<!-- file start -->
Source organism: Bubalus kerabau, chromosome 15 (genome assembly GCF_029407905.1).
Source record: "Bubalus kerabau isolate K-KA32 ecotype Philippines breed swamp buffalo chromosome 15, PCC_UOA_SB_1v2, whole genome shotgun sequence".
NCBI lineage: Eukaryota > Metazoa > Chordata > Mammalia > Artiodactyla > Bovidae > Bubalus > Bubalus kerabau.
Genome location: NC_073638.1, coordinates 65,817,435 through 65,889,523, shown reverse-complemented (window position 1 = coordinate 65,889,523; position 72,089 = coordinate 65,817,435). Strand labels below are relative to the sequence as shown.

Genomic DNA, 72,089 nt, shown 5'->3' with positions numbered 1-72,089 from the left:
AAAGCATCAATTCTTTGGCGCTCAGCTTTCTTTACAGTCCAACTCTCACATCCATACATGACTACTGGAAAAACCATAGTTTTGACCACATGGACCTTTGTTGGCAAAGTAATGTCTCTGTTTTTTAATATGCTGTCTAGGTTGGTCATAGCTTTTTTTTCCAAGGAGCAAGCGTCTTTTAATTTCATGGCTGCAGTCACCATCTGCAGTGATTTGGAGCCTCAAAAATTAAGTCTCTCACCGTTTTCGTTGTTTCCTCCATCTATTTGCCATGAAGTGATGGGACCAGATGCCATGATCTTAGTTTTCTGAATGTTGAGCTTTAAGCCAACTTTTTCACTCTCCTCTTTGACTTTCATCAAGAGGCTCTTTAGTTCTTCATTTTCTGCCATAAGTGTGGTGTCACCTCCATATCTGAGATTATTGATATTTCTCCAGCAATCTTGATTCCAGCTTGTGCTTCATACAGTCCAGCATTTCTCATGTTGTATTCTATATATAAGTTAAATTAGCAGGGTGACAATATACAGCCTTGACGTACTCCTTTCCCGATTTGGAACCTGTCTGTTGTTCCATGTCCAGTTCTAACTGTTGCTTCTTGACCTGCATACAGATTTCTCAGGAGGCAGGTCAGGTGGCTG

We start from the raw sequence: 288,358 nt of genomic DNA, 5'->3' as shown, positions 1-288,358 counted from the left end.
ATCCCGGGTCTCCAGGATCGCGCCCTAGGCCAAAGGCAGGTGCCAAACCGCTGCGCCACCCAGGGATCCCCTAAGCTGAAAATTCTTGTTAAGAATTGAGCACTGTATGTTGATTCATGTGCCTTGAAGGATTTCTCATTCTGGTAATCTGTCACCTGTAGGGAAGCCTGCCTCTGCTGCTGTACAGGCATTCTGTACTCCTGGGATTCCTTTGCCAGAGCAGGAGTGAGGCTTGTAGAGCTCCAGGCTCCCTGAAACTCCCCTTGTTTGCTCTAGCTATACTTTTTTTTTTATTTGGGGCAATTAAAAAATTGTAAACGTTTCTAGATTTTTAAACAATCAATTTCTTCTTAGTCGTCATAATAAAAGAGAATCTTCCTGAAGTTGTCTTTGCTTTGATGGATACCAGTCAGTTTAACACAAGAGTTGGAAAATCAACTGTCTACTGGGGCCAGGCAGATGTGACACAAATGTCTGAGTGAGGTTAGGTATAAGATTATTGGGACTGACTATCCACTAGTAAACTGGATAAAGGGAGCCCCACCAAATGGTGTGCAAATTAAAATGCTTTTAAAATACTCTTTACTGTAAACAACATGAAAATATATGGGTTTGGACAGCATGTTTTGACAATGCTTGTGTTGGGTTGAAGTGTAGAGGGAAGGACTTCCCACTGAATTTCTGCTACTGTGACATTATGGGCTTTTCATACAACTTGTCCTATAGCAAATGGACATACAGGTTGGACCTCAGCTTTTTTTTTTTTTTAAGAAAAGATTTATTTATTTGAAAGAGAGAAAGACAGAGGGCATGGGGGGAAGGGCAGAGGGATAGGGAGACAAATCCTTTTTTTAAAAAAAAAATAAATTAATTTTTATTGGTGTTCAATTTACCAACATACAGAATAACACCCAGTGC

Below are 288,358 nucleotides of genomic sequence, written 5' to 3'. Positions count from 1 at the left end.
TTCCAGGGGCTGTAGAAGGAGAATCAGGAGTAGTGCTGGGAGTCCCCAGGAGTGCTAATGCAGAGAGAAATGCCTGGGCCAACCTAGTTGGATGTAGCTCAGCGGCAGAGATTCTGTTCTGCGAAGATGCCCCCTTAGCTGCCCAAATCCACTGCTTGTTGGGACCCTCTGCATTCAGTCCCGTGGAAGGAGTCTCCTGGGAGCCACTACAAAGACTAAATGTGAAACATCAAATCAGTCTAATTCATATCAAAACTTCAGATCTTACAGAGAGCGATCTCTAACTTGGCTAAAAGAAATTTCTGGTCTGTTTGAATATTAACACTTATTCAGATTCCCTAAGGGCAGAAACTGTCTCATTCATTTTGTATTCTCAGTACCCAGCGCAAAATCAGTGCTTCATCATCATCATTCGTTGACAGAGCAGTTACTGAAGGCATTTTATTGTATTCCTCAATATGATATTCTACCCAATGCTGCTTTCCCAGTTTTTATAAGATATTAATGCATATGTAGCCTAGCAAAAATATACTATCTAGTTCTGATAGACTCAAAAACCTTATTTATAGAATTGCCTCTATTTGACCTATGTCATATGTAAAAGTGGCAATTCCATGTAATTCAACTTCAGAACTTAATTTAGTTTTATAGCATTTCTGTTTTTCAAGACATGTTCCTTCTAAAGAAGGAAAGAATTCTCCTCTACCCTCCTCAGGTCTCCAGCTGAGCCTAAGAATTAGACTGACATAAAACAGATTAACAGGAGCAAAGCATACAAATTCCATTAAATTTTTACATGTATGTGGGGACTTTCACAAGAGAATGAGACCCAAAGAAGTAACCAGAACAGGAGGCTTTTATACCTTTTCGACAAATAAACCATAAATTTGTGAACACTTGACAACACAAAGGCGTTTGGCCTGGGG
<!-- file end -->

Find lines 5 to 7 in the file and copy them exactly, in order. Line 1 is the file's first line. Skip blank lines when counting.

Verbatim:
Genomic DNA, 72,089 nt, shown 5'->3' with positions numbered 1-72,089 from the left:
AAAGCATCAATTCTTTGGCGCTCAGCTTTCTTTACAGTCCAACTCTCACATCCATACATGACTACTGGAAAAACCATAGTTTTGACCACATGGACCTTTGTTGGCAAAGTAATGTCTCTGTTTTTTAATATGCTGTCTAGGTTGGTCATAGCTTTTTTTTCCAAGGAGCAAGCGTCTTTTAATTTCATGGCTGCAGTCACCATCTGCAGTGATTTGGAGCCTCAAAAATTAAGTCTCTCACCGTTTTCGTTGTTTCCTCCATCTATTTGCCATGAAGTGATGGGACCAGATGCCATGATCTTAGTTTTCTGAATGTTGAGCTTTAAGCCAACTTTTTCACTCTCCTCTTTGACTTTCATCAAGAGGCTCTTTAGTTCTTCATTTTCTGCCATAAGTGTGGTGTCACCTCCATATCTGAGATTATTGATATTTCTCCAGCAATCTTGATTCCAGCTTGTGCTTCATACAGTCCAGCATTTCTCATGTTGTATTCTATATATAAGTTAAATTAGCAGGGTGACAATATACAGCCTTGACGTACTCCTTTCCCGATTTGGAACCTGTCTGTTGTTCCATGTCCAGTTCTAACTGTTGCTTCTTGACCTGCATACAGATTTCTCAGGAGGCAGGTCAGGTGGCTG

We start from the raw sequence: 288,358 nt of genomic DNA, 5'->3' as shown, positions 1-288,358 counted from the left end.